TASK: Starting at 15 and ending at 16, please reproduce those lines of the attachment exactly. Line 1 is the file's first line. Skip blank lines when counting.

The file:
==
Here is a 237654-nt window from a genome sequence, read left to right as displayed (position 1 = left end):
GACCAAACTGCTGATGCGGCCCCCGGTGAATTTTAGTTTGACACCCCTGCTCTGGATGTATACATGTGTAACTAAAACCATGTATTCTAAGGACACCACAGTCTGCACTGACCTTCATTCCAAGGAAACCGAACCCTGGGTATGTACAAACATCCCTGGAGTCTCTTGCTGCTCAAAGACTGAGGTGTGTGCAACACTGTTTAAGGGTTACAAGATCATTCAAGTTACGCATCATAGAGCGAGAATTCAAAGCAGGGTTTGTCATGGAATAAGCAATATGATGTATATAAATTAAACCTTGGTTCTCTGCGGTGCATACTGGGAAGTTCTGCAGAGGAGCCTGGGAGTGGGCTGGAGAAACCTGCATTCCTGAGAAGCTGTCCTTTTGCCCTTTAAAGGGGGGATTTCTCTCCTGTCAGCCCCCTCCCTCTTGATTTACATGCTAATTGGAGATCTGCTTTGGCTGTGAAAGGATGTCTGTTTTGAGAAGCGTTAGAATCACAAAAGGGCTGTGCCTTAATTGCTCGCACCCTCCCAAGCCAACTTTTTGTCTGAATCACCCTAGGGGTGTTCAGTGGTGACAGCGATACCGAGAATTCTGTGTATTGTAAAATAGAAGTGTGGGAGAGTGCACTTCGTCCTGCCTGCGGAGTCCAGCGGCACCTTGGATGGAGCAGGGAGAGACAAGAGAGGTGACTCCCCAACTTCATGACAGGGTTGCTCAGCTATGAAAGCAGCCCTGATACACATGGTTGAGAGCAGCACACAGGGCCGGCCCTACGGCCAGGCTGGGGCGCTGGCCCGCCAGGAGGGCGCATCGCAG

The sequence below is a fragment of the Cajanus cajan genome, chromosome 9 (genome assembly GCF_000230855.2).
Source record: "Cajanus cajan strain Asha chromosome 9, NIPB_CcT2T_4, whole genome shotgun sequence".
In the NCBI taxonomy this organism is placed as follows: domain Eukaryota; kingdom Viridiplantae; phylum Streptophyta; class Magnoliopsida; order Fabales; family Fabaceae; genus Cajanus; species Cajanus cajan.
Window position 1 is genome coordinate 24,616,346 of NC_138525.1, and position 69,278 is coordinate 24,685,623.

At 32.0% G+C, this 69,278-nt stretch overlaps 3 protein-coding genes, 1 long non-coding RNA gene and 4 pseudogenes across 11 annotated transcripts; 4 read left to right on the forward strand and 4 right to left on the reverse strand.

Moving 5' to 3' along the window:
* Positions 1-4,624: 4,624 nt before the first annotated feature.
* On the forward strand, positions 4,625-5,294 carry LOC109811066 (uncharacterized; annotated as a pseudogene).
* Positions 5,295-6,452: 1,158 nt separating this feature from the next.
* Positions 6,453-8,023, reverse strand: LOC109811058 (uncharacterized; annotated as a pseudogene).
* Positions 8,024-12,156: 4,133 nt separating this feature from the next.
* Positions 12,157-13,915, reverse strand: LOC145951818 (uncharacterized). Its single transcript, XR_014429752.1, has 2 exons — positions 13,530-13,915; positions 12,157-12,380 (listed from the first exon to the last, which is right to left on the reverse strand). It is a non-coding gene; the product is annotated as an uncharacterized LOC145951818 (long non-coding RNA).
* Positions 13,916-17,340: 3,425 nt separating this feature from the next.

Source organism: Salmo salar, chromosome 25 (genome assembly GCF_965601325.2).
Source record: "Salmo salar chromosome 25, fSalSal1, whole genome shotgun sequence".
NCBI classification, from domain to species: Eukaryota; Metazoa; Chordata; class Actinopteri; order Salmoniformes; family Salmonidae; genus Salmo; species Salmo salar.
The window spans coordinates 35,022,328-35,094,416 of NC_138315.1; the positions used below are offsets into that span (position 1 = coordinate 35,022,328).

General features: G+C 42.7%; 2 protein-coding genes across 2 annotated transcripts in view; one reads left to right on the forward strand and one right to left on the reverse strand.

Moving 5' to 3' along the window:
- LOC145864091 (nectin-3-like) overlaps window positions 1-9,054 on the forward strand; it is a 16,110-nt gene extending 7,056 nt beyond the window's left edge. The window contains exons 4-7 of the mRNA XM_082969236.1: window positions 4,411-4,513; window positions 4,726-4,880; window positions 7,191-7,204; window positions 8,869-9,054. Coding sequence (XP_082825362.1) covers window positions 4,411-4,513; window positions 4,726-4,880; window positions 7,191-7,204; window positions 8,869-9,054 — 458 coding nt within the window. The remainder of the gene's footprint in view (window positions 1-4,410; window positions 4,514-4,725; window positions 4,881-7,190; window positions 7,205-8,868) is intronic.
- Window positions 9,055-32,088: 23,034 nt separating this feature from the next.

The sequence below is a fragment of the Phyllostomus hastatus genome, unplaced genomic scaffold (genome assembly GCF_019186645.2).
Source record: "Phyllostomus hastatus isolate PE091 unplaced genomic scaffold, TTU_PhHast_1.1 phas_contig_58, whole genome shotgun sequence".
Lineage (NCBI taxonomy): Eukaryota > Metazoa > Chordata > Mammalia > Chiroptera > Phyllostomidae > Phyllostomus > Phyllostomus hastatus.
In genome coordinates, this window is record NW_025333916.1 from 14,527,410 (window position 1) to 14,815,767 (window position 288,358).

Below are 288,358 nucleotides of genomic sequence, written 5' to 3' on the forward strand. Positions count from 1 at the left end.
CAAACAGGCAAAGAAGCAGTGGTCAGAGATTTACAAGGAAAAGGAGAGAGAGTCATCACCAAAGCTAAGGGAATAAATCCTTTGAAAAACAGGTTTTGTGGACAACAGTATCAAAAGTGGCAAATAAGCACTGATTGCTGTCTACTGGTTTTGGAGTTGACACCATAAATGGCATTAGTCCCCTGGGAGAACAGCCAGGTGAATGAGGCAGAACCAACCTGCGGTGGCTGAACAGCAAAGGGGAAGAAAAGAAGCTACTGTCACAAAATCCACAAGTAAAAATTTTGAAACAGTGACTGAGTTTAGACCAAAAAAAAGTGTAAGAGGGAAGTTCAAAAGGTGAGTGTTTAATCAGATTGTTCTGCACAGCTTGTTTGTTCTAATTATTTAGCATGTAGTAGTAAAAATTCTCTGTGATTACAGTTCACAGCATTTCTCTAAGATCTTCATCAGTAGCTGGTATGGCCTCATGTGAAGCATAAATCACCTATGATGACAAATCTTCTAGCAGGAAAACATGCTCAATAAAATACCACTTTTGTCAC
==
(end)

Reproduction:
* Positions 13,916-17,340: 3,425 nt separating this feature from the next.

Source organism: Salmo salar, chromosome 25 (genome assembly GCF_965601325.2).